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Publication numberUS6226165 B1
Publication typeGrant
Application numberUS 09/291,540
Publication dateMay 1, 2001
Filing dateApr 14, 1999
Priority dateApr 14, 1999
Fee statusPaid
Publication number09291540, 291540, US 6226165 B1, US 6226165B1, US-B1-6226165, US6226165 B1, US6226165B1
InventorsMichael Thad Collins, Damon William Broder
Original AssigneeDell Usa, L.P.
Export CitationBiBTeX, EndNote, RefMan
External Links: USPTO, USPTO Assignment, Espacenet
System and method for securing a computer system
US 6226165 B1
Abstract
A housing for components of a computer system includes a portion having a material which is integral with an electrically conductive signal line. The material and the electrically conductive signal line are formed so as to physically break in response to application of a physical force on the material. Circuitry is coupled to the signal line for detecting a physical break in the material by detecting an open circuit caused by physically breaking the electrically conductive signal line. In response to the open circuit, an operation of the computer system is disabled.
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Claims(28)
What is claimed is:
1. A computer system, comprising:
a housing for components of the computer system;
a portion of the housing including a material having circuitry for detecting a physical break in the material; and
an operation of the computer system being disabled in response to the physical break;
wherein the material is integral with an electrically conductive signal line.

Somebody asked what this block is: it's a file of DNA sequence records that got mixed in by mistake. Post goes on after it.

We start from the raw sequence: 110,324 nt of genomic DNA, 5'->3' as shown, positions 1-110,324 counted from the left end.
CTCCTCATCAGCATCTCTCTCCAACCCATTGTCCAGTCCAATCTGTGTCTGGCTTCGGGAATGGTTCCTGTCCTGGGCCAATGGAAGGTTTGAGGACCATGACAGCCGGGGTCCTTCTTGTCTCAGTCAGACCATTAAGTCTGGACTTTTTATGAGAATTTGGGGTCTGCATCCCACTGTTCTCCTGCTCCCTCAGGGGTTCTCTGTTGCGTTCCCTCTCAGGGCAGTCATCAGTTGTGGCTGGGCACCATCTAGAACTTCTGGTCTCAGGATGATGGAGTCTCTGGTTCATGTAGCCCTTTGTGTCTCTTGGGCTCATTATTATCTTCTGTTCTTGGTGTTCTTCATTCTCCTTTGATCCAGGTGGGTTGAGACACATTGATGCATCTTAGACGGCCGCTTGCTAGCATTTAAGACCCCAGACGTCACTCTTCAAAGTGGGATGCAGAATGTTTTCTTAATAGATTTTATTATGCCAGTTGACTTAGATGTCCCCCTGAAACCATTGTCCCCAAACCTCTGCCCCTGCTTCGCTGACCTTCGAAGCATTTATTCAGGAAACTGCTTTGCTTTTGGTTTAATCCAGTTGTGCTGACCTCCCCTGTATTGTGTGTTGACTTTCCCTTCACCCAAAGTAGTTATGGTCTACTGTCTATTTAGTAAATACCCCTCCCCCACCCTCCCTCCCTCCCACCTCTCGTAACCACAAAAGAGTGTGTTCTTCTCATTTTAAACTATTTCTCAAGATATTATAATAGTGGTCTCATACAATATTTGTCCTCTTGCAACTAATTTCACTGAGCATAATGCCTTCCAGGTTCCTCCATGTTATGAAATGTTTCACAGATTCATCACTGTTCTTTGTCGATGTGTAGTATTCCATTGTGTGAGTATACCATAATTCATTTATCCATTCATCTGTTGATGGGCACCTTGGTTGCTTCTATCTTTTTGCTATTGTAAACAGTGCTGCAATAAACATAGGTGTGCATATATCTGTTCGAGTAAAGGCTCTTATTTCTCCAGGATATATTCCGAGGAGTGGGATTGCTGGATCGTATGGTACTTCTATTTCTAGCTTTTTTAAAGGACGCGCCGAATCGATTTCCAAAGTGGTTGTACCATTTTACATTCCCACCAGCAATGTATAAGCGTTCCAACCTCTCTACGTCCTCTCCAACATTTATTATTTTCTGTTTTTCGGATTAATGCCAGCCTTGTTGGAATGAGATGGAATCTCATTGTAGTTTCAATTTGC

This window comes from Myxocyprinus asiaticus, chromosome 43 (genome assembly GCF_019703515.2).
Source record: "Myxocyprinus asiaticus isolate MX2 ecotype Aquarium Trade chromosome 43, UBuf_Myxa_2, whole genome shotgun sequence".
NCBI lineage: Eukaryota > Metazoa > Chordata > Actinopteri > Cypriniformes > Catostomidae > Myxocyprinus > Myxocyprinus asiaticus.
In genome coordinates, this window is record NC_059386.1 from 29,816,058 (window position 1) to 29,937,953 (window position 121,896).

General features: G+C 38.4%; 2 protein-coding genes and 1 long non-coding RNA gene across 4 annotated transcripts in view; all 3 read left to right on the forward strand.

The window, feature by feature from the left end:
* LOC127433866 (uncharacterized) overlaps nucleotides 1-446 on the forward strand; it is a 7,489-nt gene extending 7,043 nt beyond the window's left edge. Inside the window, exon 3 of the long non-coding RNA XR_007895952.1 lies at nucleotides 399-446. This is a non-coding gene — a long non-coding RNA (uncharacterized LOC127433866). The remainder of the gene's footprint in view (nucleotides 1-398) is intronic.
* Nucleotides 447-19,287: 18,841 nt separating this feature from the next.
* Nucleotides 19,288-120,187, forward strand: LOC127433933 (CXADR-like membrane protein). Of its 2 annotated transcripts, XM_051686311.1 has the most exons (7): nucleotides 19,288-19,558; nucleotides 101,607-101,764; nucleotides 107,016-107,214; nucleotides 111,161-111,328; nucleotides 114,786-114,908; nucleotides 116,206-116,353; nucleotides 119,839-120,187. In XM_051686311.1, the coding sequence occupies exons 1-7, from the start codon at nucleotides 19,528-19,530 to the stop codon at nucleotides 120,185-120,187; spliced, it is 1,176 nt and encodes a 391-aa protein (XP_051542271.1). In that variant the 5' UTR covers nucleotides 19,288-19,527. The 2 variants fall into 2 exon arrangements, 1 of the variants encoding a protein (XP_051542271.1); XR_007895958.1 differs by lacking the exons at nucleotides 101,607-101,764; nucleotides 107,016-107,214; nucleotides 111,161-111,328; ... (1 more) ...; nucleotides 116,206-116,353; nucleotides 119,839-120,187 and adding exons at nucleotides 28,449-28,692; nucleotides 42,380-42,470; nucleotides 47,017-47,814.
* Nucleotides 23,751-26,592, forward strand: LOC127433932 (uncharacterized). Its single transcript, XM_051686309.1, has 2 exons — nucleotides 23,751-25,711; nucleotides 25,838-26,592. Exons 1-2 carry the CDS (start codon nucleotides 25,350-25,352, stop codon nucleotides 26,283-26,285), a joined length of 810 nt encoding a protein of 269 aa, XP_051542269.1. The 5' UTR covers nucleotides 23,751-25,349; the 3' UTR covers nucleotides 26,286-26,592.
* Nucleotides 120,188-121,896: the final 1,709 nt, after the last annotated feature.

2. The computer system of claim 1 wherein the electrically conductive signal line is attached to the material.
3. The computer system of claim 1 wherein the electrically conductive signal line integrated within the material.
4. The computer system of claim 1 wherein the material and the electrically conductive signal line are formed in order to physically break in response to application of at least one predetermined physical force on the material.
5. The computer system of claim 4 wherein the circuitry is for detecting a physical break in the material by detecting an open circuit that is formed by physically breaking the electrically conductive signal line.
6. The computer system of claim 5 wherein the circuitry is for detecting a physical break in the material by detecting an open circuit that is formed between power circuitry and input/output (“I/O”) controller circuitry by physically breaking the electrically conductive signal line.
7. The computer system of claim 1 wherein the operation is a booting operation of the computer system.
8. The computer system of claim 1 wherein the operation is a normal operation of the computer system.
9. A computer system, comprising:
a housing for components of the computer system;